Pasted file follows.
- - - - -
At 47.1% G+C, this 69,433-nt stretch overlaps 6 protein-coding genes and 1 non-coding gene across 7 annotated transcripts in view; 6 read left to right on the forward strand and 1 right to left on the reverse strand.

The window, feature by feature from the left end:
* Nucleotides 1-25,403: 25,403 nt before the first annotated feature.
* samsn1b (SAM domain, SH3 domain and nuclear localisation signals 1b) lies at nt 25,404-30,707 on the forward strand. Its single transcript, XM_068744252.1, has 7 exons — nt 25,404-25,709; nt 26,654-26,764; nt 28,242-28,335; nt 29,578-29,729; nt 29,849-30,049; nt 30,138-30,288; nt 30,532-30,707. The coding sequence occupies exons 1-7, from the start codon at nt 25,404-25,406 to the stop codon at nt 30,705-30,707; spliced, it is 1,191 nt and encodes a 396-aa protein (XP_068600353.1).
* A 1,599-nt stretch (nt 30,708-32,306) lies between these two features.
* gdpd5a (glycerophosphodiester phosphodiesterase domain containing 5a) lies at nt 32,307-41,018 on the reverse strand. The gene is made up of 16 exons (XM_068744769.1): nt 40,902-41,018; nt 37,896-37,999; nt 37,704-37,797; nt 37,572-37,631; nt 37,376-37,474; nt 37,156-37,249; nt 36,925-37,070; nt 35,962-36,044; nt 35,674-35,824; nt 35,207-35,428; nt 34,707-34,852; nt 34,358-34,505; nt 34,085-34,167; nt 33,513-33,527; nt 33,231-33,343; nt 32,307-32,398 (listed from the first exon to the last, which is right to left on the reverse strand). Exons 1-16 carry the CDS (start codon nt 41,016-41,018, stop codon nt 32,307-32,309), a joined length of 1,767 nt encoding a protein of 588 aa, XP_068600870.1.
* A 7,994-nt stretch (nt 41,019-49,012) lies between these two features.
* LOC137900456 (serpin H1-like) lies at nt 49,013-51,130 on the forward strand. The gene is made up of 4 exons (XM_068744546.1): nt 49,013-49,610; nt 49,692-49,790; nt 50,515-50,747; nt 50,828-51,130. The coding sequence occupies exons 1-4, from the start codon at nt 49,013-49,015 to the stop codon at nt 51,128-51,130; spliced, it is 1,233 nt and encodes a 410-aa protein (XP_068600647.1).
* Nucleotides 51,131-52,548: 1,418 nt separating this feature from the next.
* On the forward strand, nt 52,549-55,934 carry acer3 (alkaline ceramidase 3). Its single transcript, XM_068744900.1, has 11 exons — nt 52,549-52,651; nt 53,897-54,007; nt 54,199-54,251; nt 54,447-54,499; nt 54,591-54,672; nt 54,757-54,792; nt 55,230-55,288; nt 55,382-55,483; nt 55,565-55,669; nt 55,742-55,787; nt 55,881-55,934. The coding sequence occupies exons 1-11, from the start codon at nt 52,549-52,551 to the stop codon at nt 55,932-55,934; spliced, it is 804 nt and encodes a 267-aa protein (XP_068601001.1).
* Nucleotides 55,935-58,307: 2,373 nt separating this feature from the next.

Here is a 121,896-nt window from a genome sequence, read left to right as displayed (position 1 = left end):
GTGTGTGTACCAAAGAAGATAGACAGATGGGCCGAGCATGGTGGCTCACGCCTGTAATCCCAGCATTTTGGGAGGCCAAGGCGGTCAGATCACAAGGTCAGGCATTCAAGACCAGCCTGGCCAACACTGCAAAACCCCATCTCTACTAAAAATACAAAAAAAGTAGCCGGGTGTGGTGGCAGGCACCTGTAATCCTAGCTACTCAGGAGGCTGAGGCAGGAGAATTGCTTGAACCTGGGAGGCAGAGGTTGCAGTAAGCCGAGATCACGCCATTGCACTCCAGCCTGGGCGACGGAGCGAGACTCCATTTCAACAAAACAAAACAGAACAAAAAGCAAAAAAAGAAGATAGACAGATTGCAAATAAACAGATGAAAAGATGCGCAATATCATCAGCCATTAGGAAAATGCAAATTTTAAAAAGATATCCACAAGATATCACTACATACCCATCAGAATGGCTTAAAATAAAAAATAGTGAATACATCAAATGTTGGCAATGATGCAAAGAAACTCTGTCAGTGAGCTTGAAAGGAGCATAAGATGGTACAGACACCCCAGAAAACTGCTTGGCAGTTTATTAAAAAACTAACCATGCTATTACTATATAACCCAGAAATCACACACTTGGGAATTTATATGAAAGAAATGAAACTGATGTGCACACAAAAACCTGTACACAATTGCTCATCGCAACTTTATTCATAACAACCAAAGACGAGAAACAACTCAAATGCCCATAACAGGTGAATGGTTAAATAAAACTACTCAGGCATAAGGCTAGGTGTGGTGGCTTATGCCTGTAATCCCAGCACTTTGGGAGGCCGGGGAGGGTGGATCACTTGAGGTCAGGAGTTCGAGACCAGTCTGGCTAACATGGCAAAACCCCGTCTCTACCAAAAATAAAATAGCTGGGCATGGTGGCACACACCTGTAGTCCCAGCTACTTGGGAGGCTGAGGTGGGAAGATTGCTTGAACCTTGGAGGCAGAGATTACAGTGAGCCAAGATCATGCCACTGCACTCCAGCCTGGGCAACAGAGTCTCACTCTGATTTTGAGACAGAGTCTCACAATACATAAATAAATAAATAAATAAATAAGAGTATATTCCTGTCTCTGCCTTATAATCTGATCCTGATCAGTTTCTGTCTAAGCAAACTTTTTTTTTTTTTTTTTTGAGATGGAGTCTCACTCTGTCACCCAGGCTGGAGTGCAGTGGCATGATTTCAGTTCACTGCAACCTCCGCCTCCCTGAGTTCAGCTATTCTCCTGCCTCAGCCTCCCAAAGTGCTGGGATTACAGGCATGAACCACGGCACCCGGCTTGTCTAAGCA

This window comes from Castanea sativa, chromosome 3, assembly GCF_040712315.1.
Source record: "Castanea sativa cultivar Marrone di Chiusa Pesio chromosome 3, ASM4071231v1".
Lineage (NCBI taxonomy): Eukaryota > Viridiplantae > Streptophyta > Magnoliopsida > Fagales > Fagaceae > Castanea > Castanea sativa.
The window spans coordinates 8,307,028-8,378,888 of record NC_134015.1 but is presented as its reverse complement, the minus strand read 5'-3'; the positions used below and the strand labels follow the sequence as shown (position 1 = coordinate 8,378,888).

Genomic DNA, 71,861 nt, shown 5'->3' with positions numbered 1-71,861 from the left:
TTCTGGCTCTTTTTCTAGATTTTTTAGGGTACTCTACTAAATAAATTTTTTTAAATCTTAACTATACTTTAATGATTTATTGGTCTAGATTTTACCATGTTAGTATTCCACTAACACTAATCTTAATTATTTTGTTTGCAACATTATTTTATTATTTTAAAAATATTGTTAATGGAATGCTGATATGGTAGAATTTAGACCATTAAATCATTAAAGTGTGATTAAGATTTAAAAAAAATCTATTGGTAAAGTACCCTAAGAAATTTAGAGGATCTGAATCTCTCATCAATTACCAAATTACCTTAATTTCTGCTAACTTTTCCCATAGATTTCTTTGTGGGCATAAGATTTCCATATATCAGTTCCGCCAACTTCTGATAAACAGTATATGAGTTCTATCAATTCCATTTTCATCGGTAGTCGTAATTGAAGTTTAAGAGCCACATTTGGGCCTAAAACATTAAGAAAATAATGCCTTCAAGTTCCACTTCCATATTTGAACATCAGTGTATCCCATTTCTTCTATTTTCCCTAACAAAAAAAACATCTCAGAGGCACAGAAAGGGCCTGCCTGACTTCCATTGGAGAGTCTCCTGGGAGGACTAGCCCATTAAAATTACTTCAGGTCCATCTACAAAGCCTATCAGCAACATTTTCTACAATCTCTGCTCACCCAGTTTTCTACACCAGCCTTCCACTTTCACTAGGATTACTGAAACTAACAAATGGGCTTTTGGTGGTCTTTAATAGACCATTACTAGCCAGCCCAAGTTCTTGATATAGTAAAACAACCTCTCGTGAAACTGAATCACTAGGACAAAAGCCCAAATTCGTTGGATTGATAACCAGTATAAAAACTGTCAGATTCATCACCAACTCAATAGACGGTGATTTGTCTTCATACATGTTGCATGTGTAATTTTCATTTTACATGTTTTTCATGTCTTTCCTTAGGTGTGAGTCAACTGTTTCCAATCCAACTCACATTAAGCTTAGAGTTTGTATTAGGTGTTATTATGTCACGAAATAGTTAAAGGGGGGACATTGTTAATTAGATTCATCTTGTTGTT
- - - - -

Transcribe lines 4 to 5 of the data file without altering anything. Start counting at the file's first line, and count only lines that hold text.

* samsn1b (SAM domain, SH3 domain and nuclear localisation signals 1b) lies at nt 25,404-30,707 on the forward strand. Its single transcript, XM_068744252.1, has 7 exons — nt 25,404-25,709; nt 26,654-26,764; nt 28,242-28,335; nt 29,578-29,729; nt 29,849-30,049; nt 30,138-30,288; nt 30,532-30,707. The coding sequence occupies exons 1-7, from the start codon at nt 25,404-25,406 to the stop codon at nt 30,705-30,707; spliced, it is 1,191 nt and encodes a 396-aa protein (XP_068600353.1).
* A 1,599-nt stretch (nt 30,708-32,306) lies between these two features.